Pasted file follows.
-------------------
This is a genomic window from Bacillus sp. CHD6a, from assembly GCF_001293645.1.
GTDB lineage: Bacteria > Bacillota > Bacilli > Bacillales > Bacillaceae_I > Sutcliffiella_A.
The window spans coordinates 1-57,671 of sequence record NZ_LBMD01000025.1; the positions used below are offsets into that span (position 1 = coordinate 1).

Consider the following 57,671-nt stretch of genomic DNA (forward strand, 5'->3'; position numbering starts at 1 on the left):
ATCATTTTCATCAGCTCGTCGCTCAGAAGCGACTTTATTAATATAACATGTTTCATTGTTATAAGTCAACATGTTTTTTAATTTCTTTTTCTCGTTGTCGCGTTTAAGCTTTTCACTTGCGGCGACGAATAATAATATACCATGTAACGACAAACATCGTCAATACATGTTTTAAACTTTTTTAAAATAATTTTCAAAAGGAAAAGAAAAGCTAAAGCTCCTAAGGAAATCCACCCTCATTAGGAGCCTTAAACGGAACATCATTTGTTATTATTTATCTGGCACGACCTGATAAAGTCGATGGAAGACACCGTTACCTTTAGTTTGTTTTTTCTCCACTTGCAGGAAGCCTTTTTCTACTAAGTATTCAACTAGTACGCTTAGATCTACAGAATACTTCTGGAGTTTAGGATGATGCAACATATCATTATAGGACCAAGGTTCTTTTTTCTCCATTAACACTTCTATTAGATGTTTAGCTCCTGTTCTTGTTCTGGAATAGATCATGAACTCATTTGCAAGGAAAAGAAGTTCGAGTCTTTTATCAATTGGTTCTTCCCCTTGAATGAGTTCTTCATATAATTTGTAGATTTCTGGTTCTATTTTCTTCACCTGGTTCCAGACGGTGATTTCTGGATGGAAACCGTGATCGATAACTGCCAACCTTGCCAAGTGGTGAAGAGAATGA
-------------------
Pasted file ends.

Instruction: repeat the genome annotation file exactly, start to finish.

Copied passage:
This is a genomic window from Bacillus sp. CHD6a, from assembly GCF_001293645.1.
GTDB lineage: Bacteria > Bacillota > Bacilli > Bacillales > Bacillaceae_I > Sutcliffiella_A.
The window spans coordinates 1-57,671 of sequence record NZ_LBMD01000025.1; the positions used below are offsets into that span (position 1 = coordinate 1).

Consider the following 57,671-nt stretch of genomic DNA (forward strand, 5'->3'; position numbering starts at 1 on the left):
ATCATTTTCATCAGCTCGTCGCTCAGAAGCGACTTTATTAATATAACATGTTTCATTGTTATAAGTCAACATGTTTTTTAATTTCTTTTTCTCGTTGTCGCGTTTAAGCTTTTCACTTGCGGCGACGAATAATAATATACCATGTAACGACAAACATCGTCAATACATGTTTTAAACTTTTTTAAAATAATTTTCAAAAGGAAAAGAAAAGCTAAAGCTCCTAAGGAAATCCACCCTCATTAGGAGCCTTAAACGGAACATCATTTGTTATTATTTATCTGGCACGACCTGATAAAGTCGATGGAAGACACCGTTACCTTTAGTTTGTTTTTTCTCCACTTGCAGGAAGCCTTTTTCTACTAAGTATTCAACTAGTACGCTTAGATCTACAGAATACTTCTGGAGTTTAGGATGATGCAACATATCATTATAGGACCAAGGTTCTTTTTTCTCCATTAACACTTCTATTAGATGTTTAGCTCCTGTTCTTGTTCTGGAATAGATCATGAACTCATTTGCAAGGAAAAGAAGTTCGAGTCTTTTATCAATTGGTTCTTCCCCTTGAATGAGTTCTTCATATAATTTGTAGATTTCTGGTTCTATTTTCTTCACCTGGTTCCAGACGGTGATTTCTGGATGGAAACCGTGATCGATAACTGCCAACCTTGCCAAGTGGTGAAGAGAATGA